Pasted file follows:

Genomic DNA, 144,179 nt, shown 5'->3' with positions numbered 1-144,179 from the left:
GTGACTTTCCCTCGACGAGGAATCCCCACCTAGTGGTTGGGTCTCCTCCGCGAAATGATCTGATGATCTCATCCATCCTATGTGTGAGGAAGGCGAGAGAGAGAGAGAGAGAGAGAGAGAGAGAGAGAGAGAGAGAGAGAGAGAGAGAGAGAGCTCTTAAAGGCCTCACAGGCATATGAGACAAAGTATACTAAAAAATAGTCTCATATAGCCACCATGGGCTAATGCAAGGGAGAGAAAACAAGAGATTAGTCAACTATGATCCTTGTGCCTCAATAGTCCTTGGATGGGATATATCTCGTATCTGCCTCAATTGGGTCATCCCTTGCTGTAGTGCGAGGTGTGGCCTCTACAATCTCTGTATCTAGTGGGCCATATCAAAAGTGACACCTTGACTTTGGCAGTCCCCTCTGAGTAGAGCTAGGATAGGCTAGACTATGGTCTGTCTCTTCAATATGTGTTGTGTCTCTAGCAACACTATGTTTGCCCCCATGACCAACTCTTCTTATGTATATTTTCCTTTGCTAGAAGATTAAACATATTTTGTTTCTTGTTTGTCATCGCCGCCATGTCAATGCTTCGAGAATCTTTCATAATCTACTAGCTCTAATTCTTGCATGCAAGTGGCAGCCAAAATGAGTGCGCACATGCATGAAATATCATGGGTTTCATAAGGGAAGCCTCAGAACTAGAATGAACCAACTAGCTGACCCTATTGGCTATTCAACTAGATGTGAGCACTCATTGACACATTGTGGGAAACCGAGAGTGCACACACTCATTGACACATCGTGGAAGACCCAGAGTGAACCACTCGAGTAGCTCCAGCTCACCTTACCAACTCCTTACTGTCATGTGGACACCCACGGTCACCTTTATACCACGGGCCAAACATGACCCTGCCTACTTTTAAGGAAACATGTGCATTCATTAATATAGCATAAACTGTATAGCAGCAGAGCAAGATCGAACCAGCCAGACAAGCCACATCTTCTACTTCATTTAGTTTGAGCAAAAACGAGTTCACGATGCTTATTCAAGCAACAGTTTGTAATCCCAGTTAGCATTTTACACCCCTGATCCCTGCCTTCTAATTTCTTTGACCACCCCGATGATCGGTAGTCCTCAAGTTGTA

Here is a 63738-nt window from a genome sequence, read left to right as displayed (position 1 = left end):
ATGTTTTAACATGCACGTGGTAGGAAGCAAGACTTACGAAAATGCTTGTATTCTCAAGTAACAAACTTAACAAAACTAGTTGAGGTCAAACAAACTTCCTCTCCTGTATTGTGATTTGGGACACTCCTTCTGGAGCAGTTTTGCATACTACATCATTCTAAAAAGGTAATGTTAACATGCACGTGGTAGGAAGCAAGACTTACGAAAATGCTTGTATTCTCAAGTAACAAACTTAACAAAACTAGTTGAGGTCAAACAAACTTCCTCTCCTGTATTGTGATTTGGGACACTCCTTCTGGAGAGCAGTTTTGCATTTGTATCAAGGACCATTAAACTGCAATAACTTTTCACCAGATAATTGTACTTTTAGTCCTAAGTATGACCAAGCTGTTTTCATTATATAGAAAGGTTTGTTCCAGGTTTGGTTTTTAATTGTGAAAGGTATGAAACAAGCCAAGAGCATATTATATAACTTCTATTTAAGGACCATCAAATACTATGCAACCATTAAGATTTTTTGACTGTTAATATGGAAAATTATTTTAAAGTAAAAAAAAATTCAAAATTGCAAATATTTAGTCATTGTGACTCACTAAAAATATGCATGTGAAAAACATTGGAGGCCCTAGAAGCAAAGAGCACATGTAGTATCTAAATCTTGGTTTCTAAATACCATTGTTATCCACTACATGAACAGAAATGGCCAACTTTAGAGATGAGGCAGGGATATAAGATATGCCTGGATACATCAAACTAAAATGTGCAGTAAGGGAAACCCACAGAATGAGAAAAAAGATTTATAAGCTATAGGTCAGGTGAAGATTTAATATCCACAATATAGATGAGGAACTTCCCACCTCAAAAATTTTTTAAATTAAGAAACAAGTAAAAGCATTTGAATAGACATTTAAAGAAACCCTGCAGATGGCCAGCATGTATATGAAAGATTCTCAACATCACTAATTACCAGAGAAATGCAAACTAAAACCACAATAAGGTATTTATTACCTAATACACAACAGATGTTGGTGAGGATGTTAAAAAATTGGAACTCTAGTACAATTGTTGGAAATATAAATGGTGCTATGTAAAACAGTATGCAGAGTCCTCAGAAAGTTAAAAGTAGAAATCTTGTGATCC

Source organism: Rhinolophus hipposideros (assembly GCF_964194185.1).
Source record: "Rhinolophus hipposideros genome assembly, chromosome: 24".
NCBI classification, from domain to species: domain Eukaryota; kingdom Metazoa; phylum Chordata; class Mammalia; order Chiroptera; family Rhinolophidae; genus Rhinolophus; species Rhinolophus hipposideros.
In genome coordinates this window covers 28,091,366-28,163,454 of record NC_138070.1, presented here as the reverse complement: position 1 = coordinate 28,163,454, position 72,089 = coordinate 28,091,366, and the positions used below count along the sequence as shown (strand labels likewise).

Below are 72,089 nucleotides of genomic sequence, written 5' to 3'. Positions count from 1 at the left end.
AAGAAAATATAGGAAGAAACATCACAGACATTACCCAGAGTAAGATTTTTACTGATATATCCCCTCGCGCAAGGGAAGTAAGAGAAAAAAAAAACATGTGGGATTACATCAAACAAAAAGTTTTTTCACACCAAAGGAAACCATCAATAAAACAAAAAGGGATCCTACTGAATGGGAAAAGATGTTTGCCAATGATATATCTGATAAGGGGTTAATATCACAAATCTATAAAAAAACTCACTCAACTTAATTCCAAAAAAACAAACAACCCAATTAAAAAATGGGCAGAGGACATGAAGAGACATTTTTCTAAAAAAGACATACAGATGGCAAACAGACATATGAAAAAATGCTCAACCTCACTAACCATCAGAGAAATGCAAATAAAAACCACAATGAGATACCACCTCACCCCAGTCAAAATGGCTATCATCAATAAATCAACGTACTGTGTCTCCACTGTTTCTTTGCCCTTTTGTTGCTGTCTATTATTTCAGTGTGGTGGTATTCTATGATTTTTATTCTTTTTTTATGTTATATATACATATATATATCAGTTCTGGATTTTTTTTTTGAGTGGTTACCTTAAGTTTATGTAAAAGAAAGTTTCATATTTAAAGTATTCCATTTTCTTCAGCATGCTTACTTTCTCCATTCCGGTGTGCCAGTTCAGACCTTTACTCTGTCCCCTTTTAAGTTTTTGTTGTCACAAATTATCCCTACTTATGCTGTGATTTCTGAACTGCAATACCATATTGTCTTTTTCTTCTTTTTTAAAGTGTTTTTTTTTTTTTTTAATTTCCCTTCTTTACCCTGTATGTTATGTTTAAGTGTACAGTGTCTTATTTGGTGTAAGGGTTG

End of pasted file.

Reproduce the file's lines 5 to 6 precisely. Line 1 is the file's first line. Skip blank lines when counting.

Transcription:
Source organism: Rhinolophus hipposideros (assembly GCF_964194185.1).
Source record: "Rhinolophus hipposideros genome assembly, chromosome: 24".